Next, format the image as an EXT2 filesystem:
mke2fs –F ubuntu.img
Mount the empty image, for example in a folder called “ubuntu” on your desktop. Make sure that the “ubuntu” directory exists. Enter the follow command:
sudo mount -o loop ubuntu.img /home/yourusername/ubuntu
Extract the generated TGZ file by rootstock in the directory where the image is mounted. Replace the xxxxxxxxxxxx with the correct numbers.
sudo tar -C /home/yourusername/ubuntu -zxf armel-rootfs-xxxxxxxxxxxx.tgz
When the extraction process is finished, unmount the image:
sudo unmounts /home/yourusername/ubuntu
And you are ready for the next step.
Step 5 – Copying the image to your tablet
Plug in your tablet into your computer (connect to your computer with the OTG USB port). Turn on USB storage and copy the created ubuntu.img to your device. I have created a folder called “ubuntu” en copied ubuntu.img into the ubuntu folder. The ubuntu folder is located at the root of my internal SD card (for example: /sdcard/ubuntu/ubuntu.img). It is also possible to copy the image to an external SD card. Just remember the path where you have stored the image.
Step 6 – Start Ubuntup
You are almost ready to go. It is time to mount the image. In this step, ADB will be used to mount the image. I will shortly explain the usage of ADB in Windows.
First, start command prompt and navigate to the “platform-tools” directory in the ADB installation directory. In my case, ADB is installed in C:\android-sdk-windows, so platform-tools is located in C:\android-sdk-windows\platform-tools.
Now check if your device is recognized and connected with your computer:
If your drivers are properly installed and the device properly connected, it will return a device called “MID_serials”. Otherwise, check your connection (is USB debugging enabled?) or your drivers.
When your device, MID_serials, is listed, open the ADB shell
Now mount the image. You might want to change some path’s if you have stored your ubuntu.img on another location (mine is stored in /sdcard/ubuntu/ubuntu.img). For example, if you have stored your ubuntu.img in a folder called ubuntu on your external SD-card, please replace path with “/sdcard/ubuntu” with “/extsd/ubuntu”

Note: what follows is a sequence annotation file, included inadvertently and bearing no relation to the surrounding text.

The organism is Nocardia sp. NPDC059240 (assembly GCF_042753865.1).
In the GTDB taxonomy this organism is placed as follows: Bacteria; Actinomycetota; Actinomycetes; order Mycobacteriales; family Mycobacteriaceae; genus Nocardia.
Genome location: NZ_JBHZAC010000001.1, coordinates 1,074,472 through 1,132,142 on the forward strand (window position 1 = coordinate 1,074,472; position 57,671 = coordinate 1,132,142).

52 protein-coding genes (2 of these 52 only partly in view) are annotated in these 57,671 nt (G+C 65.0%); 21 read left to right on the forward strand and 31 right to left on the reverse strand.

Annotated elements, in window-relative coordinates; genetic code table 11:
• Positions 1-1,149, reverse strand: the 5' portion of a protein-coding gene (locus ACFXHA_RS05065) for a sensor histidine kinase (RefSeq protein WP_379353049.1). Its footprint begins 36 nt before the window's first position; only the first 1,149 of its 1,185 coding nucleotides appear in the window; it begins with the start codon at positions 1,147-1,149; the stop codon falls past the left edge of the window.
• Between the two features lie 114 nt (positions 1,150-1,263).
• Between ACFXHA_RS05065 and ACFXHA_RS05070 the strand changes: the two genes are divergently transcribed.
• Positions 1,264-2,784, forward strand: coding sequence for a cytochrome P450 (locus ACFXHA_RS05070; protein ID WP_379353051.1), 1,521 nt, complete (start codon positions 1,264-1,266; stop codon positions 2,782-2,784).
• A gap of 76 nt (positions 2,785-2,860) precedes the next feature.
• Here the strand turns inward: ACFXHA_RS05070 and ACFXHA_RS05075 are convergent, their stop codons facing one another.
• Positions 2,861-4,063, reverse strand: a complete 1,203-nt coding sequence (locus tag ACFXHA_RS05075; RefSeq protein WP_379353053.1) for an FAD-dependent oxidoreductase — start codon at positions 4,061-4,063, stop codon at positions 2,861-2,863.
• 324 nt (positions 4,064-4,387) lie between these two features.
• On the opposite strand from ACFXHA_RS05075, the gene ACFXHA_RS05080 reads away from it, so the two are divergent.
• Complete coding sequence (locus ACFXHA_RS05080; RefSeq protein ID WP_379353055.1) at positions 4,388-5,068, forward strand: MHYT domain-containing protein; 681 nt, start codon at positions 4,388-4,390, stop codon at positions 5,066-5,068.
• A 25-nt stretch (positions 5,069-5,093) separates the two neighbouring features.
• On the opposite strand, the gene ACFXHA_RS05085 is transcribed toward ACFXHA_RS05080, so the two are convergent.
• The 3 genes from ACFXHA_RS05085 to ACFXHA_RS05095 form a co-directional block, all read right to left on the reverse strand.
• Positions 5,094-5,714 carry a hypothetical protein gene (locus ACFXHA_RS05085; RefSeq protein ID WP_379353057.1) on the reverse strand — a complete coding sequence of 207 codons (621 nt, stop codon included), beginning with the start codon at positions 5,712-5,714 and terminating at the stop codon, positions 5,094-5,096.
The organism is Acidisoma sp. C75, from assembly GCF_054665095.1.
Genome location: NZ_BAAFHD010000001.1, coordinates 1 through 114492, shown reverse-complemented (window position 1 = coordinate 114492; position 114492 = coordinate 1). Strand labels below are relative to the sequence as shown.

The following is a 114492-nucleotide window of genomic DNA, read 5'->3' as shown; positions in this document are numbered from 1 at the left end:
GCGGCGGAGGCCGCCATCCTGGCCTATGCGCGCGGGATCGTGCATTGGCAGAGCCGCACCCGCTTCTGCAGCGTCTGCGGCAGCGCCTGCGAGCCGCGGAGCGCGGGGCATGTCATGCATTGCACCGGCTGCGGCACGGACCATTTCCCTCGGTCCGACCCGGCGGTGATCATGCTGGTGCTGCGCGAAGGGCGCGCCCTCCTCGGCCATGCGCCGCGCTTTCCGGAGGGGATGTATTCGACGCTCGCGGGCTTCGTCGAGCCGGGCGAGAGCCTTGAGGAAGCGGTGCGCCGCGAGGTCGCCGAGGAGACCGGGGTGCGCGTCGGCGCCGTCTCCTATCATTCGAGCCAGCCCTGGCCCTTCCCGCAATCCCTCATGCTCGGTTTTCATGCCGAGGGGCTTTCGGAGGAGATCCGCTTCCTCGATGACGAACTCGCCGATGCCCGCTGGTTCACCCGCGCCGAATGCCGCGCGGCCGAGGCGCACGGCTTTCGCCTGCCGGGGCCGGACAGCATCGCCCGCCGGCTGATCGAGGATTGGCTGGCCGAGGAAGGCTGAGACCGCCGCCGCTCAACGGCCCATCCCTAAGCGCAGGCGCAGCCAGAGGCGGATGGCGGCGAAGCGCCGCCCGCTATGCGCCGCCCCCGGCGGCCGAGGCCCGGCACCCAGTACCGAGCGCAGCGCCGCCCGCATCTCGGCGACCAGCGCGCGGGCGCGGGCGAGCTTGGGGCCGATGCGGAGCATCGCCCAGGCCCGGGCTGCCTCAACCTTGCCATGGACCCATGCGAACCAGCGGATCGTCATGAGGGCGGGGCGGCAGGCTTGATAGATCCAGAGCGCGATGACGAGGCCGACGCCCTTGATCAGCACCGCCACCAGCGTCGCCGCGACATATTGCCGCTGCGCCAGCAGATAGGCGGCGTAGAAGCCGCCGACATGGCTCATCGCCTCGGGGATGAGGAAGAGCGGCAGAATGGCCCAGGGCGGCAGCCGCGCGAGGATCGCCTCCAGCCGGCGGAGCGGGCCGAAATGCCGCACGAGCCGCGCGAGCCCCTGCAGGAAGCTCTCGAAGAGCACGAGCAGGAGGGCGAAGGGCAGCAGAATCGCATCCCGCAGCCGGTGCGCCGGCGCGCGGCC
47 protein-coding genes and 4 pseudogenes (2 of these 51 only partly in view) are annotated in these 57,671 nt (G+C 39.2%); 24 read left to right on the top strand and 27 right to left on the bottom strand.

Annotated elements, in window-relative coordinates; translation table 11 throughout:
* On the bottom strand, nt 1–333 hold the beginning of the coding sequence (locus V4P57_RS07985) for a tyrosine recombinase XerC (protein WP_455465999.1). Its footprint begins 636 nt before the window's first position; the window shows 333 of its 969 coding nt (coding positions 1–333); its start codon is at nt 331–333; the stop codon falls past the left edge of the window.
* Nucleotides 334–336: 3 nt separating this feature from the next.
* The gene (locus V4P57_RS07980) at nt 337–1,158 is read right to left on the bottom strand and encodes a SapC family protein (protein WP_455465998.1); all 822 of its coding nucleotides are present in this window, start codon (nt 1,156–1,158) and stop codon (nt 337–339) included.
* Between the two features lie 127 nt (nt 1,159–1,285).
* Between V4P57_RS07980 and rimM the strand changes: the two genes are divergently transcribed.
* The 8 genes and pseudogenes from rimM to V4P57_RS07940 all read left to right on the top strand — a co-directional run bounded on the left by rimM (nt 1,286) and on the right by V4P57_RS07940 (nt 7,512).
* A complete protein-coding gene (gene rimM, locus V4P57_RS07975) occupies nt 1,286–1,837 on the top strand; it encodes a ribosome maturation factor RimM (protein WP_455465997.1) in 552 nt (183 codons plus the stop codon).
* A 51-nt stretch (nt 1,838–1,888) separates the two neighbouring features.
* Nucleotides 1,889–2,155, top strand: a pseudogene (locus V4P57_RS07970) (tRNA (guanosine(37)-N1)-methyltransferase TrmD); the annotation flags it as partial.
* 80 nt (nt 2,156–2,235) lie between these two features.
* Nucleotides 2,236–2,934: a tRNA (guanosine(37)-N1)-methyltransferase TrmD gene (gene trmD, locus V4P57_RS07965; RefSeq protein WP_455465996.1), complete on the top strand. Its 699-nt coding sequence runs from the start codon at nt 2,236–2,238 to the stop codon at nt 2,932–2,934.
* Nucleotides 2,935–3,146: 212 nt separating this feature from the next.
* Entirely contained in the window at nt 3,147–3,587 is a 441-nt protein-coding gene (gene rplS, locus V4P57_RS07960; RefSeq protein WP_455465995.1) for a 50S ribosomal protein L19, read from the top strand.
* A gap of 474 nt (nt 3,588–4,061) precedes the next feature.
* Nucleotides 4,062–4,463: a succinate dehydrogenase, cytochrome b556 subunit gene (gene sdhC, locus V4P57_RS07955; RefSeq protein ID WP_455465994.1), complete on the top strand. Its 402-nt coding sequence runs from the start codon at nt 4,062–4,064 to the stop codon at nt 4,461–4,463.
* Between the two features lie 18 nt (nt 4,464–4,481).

su export kit=/sdcard/ubuntu export bin=/system/bin mkdir /data/local/ubuntu export PATH=$bin:/usr/bin:/usr/sbin:/bin:$PATH export TERM=linux export HOME=/root losetup /dev/block/loop1 /sdcard/ubuntu/ubuntu.img mount -t ext2 /dev/block/loop1 /data/local/ubuntu mount -t devpts devpts /data/local/ubuntu/dev/pts mount -t proc proc /data/local/ubuntu/proc mount -t sysfs sysfs /data/local/ubuntu/sys sysctl -w net.ipv4.ip_forward=1 chroot /data/local/ubuntu /bin/bash
If everything went well, you should see “root@localhost: #”. Congratulations, Ubuntu is now running from your tablet device. Your ADB shell is now turned into a Bash shell!
From here it's also possible to run linux commands, suchs as "sudo apt-get install xxxxx" etc.
Step 7 – Start the VNC server
Type the follow commands:
export USER=root vncserver -geometry 1024×768
At the first startup, TightVNCServer wil prompt you for some passwords. Please enter these. Optionally, you can change the resolution by changing the geometry argument.
You might want to adjust the /root/.vnc/xstartup if you are using another window manager then Gnome.
Step 8 – View your Ubuntu installation
Download a VNC client (for Android, Linux or Windows, whatever fits you) to view your Ubuntu installation. Connect to your tablet by entering the internal IP address and the port, for example: 192.168.2.10:5901 (5901 is the standard port). To find out the internal IP address of your tablet, return to your Bash shell and run the command “ifconfig”.
To shutdown Ubuntu en unmount the image, please enter the follow commands in your ADB / Bash shell:
shutdown now exit umount /data/local/ubuntu/dev/pts umount /data/local/ubuntu/proc umount /data/local/ubuntu/sys umount /data/local/ubuntu losetup -d /dev/block/loop1
To start Ubuntu again, please enter the commands from step 6 and step 7. If you are an enthusiast, you can write your own startup scripts, so you don’t have to enter a lot of commands before starting up Ubuntu.
Credits to AndroLinux.com. Parts of the start-up script in step 6 are taken from AndroLinux.
Enjoy your newly Ubuntu tablet device .